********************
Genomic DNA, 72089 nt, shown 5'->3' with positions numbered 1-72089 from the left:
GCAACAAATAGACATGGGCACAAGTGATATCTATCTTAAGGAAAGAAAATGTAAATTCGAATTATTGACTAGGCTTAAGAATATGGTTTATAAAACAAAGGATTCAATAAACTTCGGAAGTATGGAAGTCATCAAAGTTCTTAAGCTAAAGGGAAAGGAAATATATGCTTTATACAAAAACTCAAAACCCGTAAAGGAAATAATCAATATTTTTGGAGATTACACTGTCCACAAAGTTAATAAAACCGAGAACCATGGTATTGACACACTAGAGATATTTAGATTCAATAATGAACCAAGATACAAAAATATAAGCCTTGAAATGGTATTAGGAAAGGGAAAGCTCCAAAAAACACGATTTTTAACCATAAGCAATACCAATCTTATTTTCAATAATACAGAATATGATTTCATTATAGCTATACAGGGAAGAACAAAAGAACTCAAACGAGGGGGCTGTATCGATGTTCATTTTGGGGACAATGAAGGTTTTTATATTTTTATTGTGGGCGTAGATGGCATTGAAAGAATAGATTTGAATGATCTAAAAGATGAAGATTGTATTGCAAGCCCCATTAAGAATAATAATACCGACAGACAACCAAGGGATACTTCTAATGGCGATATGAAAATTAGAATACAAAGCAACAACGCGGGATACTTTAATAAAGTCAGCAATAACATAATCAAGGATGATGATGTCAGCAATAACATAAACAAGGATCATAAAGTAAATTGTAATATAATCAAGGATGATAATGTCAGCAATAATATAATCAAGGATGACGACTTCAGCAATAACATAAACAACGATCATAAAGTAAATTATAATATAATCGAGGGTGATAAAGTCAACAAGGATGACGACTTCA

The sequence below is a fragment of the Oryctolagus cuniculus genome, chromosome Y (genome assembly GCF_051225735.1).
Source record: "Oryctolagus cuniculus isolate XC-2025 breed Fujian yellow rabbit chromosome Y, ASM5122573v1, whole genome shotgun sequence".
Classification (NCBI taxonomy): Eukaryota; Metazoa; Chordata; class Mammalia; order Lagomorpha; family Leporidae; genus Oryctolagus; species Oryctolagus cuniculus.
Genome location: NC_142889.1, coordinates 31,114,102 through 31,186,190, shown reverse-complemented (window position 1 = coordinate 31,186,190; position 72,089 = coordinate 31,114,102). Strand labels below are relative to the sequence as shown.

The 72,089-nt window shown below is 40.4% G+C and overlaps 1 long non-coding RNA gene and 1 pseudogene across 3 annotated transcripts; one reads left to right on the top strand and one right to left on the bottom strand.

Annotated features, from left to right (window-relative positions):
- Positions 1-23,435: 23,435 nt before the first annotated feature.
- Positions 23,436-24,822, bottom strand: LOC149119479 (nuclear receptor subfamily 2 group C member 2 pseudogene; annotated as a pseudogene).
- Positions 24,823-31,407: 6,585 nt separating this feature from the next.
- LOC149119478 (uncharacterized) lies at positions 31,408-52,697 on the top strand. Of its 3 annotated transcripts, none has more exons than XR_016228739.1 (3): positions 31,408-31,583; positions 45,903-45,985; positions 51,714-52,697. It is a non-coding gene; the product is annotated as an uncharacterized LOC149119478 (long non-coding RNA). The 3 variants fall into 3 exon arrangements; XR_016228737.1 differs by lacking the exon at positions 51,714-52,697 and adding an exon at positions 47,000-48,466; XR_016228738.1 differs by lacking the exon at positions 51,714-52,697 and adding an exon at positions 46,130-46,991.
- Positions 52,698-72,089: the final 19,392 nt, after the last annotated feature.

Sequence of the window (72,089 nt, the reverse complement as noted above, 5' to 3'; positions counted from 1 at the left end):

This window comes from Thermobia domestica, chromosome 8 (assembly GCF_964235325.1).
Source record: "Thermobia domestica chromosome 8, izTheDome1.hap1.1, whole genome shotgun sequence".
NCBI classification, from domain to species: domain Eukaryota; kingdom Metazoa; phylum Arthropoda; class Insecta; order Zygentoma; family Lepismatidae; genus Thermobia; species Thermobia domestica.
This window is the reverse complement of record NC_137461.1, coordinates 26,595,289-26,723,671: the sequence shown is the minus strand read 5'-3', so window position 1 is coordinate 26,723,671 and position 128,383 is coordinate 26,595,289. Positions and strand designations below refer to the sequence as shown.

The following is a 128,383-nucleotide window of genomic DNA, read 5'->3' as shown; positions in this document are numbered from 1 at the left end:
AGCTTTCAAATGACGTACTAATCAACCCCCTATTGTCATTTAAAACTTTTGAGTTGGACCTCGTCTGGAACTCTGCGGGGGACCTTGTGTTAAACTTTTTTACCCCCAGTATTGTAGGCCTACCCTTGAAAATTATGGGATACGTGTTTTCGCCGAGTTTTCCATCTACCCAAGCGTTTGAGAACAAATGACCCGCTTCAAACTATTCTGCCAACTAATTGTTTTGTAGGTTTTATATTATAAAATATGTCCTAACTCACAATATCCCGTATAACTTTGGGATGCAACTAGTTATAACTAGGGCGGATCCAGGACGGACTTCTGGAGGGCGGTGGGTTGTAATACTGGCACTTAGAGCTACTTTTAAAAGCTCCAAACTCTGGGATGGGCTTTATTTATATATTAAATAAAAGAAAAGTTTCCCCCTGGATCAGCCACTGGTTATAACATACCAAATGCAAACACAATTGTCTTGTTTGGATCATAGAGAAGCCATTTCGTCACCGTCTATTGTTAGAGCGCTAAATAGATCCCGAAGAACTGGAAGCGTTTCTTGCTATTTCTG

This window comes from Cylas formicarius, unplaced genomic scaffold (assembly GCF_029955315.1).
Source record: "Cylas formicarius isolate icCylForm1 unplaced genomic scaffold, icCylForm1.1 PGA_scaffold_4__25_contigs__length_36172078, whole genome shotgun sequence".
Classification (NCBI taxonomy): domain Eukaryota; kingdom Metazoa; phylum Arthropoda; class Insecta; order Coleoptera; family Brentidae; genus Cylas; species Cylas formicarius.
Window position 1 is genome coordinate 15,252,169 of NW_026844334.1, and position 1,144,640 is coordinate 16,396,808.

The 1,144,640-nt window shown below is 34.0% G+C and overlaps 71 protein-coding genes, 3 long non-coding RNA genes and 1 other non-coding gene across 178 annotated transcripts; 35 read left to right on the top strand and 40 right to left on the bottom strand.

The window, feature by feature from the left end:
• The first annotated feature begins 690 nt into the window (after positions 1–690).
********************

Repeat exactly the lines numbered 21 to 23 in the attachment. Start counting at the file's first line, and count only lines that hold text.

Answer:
This window comes from Cylas formicarius, unplaced genomic scaffold (assembly GCF_029955315.1).
Source record: "Cylas formicarius isolate icCylForm1 unplaced genomic scaffold, icCylForm1.1 PGA_scaffold_4__25_contigs__length_36172078, whole genome shotgun sequence".
Classification (NCBI taxonomy): domain Eukaryota; kingdom Metazoa; phylum Arthropoda; class Insecta; order Coleoptera; family Brentidae; genus Cylas; species Cylas formicarius.